The first national level crypto law in the world is to be voted on later today at noon Washington time with this space facing its 90s internet moment.
Will Congress decide to let innovation thrive, or will it instead knowingly pass an act that effectively bans the publishing of code without a license while also bizarrely exempting only bitcoin validators and no one else, like IPFS validators.
“Decentralized hosting networks such as the Interplanetary File System (IPFS) use cryptocurrencies to pay users who provide storage space to the network. IPFS hosts files in exchange for filecoins, which are distributed to users who offer the network storage space on their computers. The protocol hosts speech across a distributed array of servers, it isn’t controlled by any central authority.
However, if each transfer of filecoins in this process makes the facilitator a broker, taking part in the IPFS network will become administratively burdensome. While intended as a revenue generation provision, expanding the definition of a cryptocurrency broker will make it more difficult to compete with ‘big tech,’” says Will Duffield of Cato institute.
The amendment by Mark Warner (D-Va.), Kyrsten Sinema (D-Ariz.) and Rob Portman (R-Ohio) is so bad that the Hill has called it “no compromise at all.”
“For many crypto innovators, there is simply no way to comply with these rules because, for example, they only write the underlying code that facilitates a transaction; they do not have access to the information this amendment would require.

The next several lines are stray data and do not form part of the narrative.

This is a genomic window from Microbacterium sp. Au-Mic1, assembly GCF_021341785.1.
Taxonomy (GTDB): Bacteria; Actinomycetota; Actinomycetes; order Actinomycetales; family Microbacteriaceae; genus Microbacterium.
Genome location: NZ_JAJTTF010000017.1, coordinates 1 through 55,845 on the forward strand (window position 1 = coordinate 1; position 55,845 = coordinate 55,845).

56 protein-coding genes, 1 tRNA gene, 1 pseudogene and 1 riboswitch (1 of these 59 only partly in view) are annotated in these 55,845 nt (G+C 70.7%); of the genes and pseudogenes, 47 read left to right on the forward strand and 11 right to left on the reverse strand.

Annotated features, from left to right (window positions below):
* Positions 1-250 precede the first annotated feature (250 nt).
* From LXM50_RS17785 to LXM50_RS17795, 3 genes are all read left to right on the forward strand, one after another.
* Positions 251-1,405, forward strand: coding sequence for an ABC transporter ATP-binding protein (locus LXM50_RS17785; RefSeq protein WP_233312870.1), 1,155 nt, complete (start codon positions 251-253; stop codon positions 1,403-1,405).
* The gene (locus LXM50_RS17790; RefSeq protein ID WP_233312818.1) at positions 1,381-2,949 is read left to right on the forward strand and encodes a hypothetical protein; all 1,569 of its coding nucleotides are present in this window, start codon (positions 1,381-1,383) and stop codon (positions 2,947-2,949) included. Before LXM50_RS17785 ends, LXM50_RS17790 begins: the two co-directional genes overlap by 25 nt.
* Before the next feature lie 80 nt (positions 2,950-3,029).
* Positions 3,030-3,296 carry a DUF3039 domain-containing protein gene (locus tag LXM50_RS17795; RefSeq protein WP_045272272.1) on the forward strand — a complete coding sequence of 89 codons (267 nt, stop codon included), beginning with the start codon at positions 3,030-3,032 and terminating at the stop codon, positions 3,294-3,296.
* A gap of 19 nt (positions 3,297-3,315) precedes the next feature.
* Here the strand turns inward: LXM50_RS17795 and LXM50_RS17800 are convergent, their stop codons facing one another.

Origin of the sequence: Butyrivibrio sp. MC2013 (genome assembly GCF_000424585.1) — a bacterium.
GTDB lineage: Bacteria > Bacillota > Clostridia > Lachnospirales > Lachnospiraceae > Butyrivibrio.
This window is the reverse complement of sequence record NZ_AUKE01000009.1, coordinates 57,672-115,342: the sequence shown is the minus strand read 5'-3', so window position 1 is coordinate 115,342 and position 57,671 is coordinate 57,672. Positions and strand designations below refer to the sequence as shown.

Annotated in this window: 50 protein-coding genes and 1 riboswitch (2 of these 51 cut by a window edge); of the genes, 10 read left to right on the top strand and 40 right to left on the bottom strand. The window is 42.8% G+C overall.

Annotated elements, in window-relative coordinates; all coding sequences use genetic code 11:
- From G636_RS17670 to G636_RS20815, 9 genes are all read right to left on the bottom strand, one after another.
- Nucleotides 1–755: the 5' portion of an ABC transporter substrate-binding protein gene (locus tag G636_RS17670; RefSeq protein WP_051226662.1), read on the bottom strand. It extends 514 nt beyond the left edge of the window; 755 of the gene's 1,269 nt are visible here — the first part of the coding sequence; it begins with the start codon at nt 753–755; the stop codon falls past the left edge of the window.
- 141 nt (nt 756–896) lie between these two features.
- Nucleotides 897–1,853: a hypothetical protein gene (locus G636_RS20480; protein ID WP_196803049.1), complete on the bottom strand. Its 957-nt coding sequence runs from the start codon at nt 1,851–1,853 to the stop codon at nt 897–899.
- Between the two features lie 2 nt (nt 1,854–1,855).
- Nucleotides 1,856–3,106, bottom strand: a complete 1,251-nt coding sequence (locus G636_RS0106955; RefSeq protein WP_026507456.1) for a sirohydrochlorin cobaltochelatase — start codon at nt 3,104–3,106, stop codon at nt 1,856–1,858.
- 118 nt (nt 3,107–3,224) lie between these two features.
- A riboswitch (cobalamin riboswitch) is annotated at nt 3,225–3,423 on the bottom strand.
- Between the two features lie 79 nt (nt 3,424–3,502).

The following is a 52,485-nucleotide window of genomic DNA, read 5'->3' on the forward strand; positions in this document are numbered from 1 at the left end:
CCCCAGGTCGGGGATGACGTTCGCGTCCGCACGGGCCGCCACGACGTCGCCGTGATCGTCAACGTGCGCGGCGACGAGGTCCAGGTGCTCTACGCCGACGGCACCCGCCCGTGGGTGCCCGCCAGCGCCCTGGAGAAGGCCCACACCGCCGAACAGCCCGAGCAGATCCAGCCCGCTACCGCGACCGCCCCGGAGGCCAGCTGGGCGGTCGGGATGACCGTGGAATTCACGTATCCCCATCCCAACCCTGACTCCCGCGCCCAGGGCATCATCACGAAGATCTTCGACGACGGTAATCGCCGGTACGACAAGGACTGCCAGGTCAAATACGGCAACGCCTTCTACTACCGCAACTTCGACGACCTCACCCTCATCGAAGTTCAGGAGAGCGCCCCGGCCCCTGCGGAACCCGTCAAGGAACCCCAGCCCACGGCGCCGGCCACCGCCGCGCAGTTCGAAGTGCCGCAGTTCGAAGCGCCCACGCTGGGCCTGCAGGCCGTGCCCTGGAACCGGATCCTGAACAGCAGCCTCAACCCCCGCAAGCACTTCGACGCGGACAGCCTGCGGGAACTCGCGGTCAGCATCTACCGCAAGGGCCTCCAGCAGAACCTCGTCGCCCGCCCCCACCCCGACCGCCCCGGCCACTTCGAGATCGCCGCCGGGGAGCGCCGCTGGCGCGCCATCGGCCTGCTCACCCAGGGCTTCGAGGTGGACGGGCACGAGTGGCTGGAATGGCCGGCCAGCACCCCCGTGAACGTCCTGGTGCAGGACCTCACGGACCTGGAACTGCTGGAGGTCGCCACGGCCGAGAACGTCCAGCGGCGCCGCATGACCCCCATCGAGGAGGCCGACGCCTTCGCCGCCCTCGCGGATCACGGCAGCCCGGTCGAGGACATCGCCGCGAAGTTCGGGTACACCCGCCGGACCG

This means they’d be forced to take their business, and the jobs and economic growth they support, overseas to jurisdictions that do not have such impossible-to-comply-with tax provisions,” it says.
The backlash has been intense with the crypto space awaiting this moment since last year.
“The fact the crypto industry has forced a delay on arguably the largest policy priority of the Administration (outside of COVID) is a testament to the strong lobbying forces in play. We are working together and to say we haven’t slept much in the past week is an understatement,” says Ron Hammond, Director of Government Relations at the Blockchain Association.
“The legislation does not impose new reporting requirements on software developers, crypto miners, node operators or other non-brokers.”
That is not true where his amendment is concerned as it does impose reporting requirements for smart contract developers and non Proof of Work validators like IPFS operators or eth stakers.
“Do what you say you’re going to do,” said Cynthia Lummis, whom together with Ron Wyden and Patrick J. Toomey has put forth an amendment that this space backs. “Our amendment protects miners as well as hardware and software developers. The other does not. The choice is clear,” she added.
The entire crypto space has been calling and writing to Senators, some doing so live on their twitches and teamspeaks with it united for once as it affects all cryptonians.
The right to publish freely on the open source blockchain networks must be upheld, for this generation and the ones that come after.
That is what is at stake, and under the threat of prison, with cryptos so awaiting whether it will have its 90s internet moment, or whether instead America is no longer quite free.
If it does, then that should be very bullish because coders will be free to go on ensuring that Libor style cheating can never happen again at a technical level by rewriting the rules in immutable open source code we can all read and write.